12. Dear Becky,

    Hope all is well. I was searching for expats blogging about living in Myanmar and came across your site. Thanks much for the tips on “How to Survive Packing”. I have a few more questions regarding the move if you don’t mind. Can you tell me which city in USA you moved from? Also, please let me know if you used any moving companies to ship your items from US to Myanmar as well as the estimated cost if you don’t mind sharing.

    My husband and I are looking to relocate back to Yangon/ Burma later this year end, so any info you can provide is greatly appreciated. We’d also like to meet up with you when we arrive if you don’t mind. To tell you a bit about ourselves: I was born in Burma, but have lived in New York for the last 13 years where I met and married my husband of 3 years. I do have families in Yangon, but we are also looking to connect with some of the expats living in Myanmar since my husband will be a stranger to this Golden Land while I am more of a native to the country. Thanks much in advance!

    Best Regards,

  13. you've been nominated for the Liebster award! http://bagladylulu.com/blog/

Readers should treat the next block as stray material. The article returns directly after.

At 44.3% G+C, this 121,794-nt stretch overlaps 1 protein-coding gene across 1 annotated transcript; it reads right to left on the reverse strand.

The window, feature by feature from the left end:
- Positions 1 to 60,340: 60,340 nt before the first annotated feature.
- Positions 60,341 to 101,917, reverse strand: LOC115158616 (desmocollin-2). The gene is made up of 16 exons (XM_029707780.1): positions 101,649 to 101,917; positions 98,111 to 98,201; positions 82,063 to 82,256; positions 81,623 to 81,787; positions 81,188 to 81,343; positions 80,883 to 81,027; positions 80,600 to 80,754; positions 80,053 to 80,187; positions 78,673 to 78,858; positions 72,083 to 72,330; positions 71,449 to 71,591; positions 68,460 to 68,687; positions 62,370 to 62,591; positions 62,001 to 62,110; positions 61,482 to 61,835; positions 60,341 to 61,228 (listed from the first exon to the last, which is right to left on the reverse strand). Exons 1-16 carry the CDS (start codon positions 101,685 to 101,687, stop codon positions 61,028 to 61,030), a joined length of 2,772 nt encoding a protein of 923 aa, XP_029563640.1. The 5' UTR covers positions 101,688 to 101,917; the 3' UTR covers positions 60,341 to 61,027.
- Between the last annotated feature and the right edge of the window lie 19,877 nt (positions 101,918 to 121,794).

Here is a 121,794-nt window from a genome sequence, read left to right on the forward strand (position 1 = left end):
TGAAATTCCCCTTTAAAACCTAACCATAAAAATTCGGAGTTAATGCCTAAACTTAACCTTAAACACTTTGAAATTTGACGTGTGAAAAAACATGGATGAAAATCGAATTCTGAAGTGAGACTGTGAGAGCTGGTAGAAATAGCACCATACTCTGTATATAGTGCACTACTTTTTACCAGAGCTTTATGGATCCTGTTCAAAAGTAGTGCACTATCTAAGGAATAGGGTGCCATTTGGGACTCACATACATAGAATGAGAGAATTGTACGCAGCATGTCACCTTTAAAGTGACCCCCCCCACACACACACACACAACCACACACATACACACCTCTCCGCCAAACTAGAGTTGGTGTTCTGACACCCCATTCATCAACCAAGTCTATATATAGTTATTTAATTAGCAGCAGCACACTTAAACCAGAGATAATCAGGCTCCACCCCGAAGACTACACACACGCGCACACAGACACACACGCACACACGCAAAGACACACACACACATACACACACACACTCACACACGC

14. Hello Becky, maybe you like my movie. It's a really nice project.
    What is the project about ?
    Myanmar Goes Democrazy is a documentary about the ostensible change in acountry which suffered a military dictatorship for 60 years.
    This country is Myanmar also known as Burma.
    In November 2010 the first “democratic elections “ in decades took place.
    On the 1st of April 2012 reelections became necessary. Currently the country again faces a huge turning point in its history. Scepticism and Euphoria go hand in hand in daily life.
    We accompany 8 people from different social backgrounds and get to know their daily life and biographies. As there is a reporter who shows us her way to freedom of speech, astudent who was forced to flee from Burma, a monch who was condemned to house detention.
    In 90 minutes MGD confronts us with further subtile but striking stories about the lifes of people between past and present. Their struggle to fit their repressed biographies into a freedom yet to be gained.
    Democracy is one step ahead, but but hopes and fears of the people need to be heard.

    Here you can watch the Trailer:

  15. Hello,

    My name is Amanda Roberts and I am the author of the blog Two Americans in China. I found your blog and contact information through Expats Blog. I am the author of Crazy Dumplings, a fun food fusion cookbook that was funded throughKickstarter. My dream, though, is to write a cookbook written specifically for expats about how to cook foods and dishes from their home country in their new adopted country using ingredients that can be found locally. However, my only experiences cooking abroad are in China, so I thought it would be a good idea to get information from the worldwide expat audience. I would love to hear about your experiences cooking abroad. Please click the following link to take my survey. https://www.surveymonkey.com/s/3DKT52R (Works best if using Google Chrome.) I will include a link to the blog of everyone who responds and helps me out in the book.